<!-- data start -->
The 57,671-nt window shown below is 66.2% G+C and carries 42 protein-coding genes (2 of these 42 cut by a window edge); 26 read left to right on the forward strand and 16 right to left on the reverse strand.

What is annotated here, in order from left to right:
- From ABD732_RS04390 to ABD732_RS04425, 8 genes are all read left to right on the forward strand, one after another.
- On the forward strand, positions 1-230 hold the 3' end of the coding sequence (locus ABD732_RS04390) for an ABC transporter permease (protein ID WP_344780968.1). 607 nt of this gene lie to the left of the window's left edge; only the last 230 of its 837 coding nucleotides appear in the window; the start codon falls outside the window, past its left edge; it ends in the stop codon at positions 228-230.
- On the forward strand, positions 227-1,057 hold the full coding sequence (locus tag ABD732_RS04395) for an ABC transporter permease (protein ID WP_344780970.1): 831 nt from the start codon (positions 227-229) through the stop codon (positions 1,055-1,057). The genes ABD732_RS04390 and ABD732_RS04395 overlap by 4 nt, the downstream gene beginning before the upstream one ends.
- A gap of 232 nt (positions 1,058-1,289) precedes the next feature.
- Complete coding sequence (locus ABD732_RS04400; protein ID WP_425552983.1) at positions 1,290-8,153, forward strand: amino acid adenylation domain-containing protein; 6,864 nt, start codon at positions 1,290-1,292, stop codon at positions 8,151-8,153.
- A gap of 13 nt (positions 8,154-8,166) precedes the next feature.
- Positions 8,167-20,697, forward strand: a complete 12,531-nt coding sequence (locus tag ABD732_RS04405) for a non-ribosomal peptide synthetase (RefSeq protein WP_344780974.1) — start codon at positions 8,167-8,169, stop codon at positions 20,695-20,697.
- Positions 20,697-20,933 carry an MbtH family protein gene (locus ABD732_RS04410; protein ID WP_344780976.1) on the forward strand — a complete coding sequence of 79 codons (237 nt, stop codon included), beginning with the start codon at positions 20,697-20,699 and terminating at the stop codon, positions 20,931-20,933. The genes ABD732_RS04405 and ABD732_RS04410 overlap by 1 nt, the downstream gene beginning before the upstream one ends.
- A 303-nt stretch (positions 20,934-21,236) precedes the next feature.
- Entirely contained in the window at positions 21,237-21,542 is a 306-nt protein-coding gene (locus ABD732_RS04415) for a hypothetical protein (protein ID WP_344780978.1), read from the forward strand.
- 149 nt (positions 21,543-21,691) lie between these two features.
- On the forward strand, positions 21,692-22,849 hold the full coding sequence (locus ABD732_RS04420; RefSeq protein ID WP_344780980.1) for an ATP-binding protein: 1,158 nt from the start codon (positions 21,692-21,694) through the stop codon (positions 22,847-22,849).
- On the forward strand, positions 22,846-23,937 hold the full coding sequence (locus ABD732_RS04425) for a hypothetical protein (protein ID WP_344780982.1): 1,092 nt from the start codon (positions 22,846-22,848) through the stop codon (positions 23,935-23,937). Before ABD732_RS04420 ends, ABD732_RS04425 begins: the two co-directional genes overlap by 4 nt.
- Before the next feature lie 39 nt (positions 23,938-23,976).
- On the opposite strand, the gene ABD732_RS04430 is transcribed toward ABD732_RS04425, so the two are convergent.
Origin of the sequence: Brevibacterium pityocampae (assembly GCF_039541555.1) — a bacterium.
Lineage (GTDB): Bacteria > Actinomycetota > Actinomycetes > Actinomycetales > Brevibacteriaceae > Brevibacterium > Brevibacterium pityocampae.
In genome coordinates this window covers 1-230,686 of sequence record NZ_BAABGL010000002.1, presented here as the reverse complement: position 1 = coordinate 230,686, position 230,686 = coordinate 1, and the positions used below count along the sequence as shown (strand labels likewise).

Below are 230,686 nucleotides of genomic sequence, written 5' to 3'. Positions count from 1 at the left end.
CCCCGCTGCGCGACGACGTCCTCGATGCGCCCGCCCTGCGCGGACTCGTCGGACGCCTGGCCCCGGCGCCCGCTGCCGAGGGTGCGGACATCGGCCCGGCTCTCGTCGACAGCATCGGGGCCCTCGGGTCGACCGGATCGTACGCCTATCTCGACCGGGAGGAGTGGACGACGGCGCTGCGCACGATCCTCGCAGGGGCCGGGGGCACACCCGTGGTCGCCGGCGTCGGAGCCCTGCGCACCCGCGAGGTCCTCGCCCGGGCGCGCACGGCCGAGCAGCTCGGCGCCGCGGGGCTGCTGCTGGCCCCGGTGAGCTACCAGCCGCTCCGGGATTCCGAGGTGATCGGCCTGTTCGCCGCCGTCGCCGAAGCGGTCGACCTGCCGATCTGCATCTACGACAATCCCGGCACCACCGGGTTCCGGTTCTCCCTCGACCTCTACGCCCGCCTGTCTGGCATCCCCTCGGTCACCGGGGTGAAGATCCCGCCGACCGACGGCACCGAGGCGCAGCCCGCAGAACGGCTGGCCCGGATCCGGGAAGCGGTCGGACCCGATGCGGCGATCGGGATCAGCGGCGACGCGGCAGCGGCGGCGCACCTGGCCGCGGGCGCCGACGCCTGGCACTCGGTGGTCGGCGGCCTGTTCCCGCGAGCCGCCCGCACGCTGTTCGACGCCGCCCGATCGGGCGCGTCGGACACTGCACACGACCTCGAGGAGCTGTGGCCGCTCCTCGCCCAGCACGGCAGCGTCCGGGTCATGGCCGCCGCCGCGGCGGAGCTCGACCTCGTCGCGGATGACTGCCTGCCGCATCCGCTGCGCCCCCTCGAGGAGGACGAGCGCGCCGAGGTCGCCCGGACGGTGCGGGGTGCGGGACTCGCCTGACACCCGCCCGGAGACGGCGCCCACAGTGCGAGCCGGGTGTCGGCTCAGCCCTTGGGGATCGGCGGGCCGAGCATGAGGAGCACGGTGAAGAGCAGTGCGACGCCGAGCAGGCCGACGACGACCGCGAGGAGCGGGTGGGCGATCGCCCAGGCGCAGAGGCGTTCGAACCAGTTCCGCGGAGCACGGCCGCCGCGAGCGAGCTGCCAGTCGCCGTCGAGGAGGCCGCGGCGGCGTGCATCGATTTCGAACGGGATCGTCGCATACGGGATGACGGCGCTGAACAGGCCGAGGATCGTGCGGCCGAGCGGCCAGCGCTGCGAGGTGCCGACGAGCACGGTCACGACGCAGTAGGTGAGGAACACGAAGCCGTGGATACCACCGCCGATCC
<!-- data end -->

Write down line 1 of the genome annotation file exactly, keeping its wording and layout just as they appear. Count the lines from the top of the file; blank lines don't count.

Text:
The 57,671-nt window shown below is 66.2% G+C and carries 42 protein-coding genes (2 of these 42 cut by a window edge); 26 read left to right on the forward strand and 16 right to left on the reverse strand.